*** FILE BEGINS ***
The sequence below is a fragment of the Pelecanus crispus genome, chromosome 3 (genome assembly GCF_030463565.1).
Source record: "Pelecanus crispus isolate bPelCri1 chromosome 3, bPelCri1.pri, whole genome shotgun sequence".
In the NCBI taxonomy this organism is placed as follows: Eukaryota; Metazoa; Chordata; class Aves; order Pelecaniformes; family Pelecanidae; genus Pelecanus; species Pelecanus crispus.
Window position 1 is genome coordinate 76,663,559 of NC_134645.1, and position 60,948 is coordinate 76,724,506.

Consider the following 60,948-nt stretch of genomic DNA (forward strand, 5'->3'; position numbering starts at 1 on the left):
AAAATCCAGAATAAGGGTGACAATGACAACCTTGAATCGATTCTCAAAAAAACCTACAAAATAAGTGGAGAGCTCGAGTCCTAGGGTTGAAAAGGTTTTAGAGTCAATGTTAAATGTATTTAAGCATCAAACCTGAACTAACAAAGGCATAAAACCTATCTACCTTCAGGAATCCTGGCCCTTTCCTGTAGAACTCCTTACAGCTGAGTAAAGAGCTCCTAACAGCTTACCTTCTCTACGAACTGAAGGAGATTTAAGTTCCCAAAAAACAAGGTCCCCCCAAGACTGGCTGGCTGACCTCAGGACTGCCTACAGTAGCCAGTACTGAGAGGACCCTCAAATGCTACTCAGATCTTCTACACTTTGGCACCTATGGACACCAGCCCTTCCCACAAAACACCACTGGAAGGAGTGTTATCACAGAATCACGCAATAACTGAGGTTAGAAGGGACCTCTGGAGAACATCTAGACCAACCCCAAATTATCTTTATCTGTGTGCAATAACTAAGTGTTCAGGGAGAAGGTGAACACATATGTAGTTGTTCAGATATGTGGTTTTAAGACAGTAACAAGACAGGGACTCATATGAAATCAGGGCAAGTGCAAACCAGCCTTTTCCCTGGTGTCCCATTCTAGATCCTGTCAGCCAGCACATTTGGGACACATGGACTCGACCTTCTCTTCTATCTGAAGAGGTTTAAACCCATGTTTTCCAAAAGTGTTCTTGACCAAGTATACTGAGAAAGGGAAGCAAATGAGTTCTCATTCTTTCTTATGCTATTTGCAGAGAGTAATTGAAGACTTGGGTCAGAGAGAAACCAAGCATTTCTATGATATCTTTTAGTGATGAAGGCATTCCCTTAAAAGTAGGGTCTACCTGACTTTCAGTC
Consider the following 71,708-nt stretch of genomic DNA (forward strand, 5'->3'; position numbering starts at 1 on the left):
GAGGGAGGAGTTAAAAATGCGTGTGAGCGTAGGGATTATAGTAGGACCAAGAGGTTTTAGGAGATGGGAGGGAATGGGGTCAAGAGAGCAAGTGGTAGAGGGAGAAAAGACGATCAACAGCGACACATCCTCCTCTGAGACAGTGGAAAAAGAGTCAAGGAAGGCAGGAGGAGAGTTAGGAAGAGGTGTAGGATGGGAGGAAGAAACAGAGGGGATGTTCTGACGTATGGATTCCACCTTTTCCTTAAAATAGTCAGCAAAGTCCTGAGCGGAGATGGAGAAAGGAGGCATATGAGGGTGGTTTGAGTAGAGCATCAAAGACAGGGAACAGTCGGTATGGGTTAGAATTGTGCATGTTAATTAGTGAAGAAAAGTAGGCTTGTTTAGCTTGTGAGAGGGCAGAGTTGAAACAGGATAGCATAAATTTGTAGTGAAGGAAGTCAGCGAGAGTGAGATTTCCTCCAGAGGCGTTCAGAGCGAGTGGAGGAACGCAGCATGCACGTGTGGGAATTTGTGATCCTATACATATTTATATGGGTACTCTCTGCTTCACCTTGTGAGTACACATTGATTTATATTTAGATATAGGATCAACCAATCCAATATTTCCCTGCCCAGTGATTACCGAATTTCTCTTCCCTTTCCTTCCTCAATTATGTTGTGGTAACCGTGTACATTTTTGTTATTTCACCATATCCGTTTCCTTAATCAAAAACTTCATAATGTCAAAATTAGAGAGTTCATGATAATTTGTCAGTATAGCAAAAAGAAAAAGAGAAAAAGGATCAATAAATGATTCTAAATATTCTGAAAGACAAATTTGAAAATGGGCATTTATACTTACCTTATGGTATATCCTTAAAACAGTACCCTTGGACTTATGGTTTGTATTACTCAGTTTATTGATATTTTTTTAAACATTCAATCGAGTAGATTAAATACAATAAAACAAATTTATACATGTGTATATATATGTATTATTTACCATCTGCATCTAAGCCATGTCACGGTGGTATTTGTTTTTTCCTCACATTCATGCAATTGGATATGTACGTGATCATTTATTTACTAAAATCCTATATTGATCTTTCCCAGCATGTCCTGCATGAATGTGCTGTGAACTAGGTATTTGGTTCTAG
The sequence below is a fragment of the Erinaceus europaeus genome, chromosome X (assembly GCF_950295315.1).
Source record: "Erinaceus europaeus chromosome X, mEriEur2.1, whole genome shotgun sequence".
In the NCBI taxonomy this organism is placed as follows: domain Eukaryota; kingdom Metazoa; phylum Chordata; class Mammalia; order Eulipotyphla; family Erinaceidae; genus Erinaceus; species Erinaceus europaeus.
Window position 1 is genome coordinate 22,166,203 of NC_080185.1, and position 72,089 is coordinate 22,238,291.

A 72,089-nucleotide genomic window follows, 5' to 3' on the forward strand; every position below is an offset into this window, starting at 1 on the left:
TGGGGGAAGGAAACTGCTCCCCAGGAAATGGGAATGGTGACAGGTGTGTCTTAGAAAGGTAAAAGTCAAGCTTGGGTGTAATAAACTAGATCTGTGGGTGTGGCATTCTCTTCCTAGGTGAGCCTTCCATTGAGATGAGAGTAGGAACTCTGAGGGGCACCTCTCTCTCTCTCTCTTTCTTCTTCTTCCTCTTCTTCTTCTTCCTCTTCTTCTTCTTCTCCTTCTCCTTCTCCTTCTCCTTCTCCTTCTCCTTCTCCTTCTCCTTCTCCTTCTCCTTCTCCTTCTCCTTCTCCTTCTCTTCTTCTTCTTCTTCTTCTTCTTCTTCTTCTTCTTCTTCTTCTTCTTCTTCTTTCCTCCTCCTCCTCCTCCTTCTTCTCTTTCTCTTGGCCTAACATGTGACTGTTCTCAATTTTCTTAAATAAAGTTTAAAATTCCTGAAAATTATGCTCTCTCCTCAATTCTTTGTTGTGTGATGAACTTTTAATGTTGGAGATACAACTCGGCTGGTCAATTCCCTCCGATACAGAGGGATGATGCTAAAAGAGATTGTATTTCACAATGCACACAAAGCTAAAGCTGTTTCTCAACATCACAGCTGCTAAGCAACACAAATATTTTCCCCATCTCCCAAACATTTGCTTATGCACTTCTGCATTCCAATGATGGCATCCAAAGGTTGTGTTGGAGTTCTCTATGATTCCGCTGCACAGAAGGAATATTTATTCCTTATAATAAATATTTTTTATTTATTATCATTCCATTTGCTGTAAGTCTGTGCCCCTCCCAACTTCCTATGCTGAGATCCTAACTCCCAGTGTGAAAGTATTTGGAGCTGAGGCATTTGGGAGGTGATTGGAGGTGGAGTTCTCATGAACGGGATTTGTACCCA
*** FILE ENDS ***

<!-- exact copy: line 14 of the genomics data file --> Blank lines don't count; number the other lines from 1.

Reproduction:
TGGGGGAAGGAAACTGCTCCCCAGGAAATGGGAATGGTGACAGGTGTGTCTTAGAAAGGTAAAAGTCAAGCTTGGGTGTAATAAACTAGATCTGTGGGTGTGGCATTCTCTTCCTAGGTGAGCCTTCCATTGAGATGAGAGTAGGAACTCTGAGGGGCACCTCTCTCTCTCTCTCTTTCTTCTTCTTCCTCTTCTTCTTCTTCCTCTTCTTCTTCTTCTCCTTCTCCTTCTCCTTCTCCTTCTCCTTCTCCTTCTCCTTCTCCTTCTCCTTCTCCTTCTCCTTCTCCTTCTCCTTCTCTTCTTCTTCTTCTTCTTCTTCTTCTTCTTCTTCTTCTTCTTCTTCTTCTTCTTTCCTCCTCCTCCTCCTCCTTCTTCTCTTTCTCTTGGCCTAACATGTGACTGTTCTCAATTTTCTTAAATAAAGTTTAAAATTCCTGAAAATTATGCTCTCTCCTCAATTCTTTGTTGTGTGATGAACTTTTAATGTTGGAGATACAACTCGGCTGGTCAATTCCCTCCGATACAGAGGGATGATGCTAAAAGAGATTGTATTTCACAATGCACACAAAGCTAAAGCTGTTTCTCAACATCACAGCTGCTAAGCAACACAAATATTTTCCCCATCTCCCAAACATTTGCTTATGCACTTCTGCATTCCAATGATGGCATCCAAAGGTTGTGTTGGAGTTCTCTATGATTCCGCTGCACAGAAGGAATATTTATTCCTTATAATAAATATTTTTTATTTATTATCATTCCATTTGCTGTAAGTCTGTGCCCCTCCCAACTTCCTATGCTGAGATCCTAACTCCCAGTGTGAAAGTATTTGGAGCTGAGGCATTTGGGAGGTGATTGGAGGTGGAGTTCTCATGAACGGGATTTGTACCCA